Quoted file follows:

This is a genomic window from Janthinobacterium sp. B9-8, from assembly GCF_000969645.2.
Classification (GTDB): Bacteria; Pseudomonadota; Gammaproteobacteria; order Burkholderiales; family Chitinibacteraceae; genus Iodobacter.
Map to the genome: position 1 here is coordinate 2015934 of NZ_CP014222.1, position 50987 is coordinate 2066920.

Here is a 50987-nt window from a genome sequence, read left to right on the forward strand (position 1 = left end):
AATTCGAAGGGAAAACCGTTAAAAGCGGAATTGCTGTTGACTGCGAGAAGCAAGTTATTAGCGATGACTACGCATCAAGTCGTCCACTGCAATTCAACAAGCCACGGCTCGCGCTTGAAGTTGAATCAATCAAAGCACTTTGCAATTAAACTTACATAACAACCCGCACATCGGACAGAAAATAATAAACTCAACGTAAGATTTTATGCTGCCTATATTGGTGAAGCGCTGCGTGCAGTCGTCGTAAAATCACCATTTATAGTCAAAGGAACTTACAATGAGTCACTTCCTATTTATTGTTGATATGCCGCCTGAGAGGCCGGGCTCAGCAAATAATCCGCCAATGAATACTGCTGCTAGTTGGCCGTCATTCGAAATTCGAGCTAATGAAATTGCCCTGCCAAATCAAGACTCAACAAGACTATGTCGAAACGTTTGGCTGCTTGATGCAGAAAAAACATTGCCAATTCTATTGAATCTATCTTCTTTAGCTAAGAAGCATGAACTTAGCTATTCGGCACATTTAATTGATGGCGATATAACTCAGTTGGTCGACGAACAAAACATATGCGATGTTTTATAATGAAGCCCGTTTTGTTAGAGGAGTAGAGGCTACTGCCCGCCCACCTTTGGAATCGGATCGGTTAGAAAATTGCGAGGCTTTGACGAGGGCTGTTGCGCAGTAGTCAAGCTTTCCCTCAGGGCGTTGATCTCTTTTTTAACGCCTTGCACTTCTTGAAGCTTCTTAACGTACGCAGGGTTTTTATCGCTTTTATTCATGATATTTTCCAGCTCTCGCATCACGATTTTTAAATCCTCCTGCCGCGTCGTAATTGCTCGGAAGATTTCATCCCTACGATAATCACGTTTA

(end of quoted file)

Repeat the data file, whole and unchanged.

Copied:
This is a genomic window from Janthinobacterium sp. B9-8, from assembly GCF_000969645.2.
Classification (GTDB): Bacteria; Pseudomonadota; Gammaproteobacteria; order Burkholderiales; family Chitinibacteraceae; genus Iodobacter.
Map to the genome: position 1 here is coordinate 2015934 of NZ_CP014222.1, position 50987 is coordinate 2066920.

Here is a 50987-nt window from a genome sequence, read left to right on the forward strand (position 1 = left end):
AATTCGAAGGGAAAACCGTTAAAAGCGGAATTGCTGTTGACTGCGAGAAGCAAGTTATTAGCGATGACTACGCATCAAGTCGTCCACTGCAATTCAACAAGCCACGGCTCGCGCTTGAAGTTGAATCAATCAAAGCACTTTGCAATTAAACTTACATAACAACCCGCACATCGGACAGAAAATAATAAACTCAACGTAAGATTTTATGCTGCCTATATTGGTGAAGCGCTGCGTGCAGTCGTCGTAAAATCACCATTTATAGTCAAAGGAACTTACAATGAGTCACTTCCTATTTATTGTTGATATGCCGCCTGAGAGGCCGGGCTCAGCAAATAATCCGCCAATGAATACTGCTGCTAGTTGGCCGTCATTCGAAATTCGAGCTAATGAAATTGCCCTGCCAAATCAAGACTCAACAAGACTATGTCGAAACGTTTGGCTGCTTGATGCAGAAAAAACATTGCCAATTCTATTGAATCTATCTTCTTTAGCTAAGAAGCATGAACTTAGCTATTCGGCACATTTAATTGATGGCGATATAACTCAGTTGGTCGACGAACAAAACATATGCGATGTTTTATAATGAAGCCCGTTTTGTTAGAGGAGTAGAGGCTACTGCCCGCCCACCTTTGGAATCGGATCGGTTAGAAAATTGCGAGGCTTTGACGAGGGCTGTTGCGCAGTAGTCAAGCTTTCCCTCAGGGCGTTGATCTCTTTTTTAACGCCTTGCACTTCTTGAAGCTTCTTAACGTACGCAGGGTTTTTATCGCTTTTATTCATGATATTTTCCAGCTCTCGCATCACGATTTTTAAATCCTCCTGCCGCGTCGTAATTGCTCGGAAGATTTCATCCCTACGATAATCACGTTTA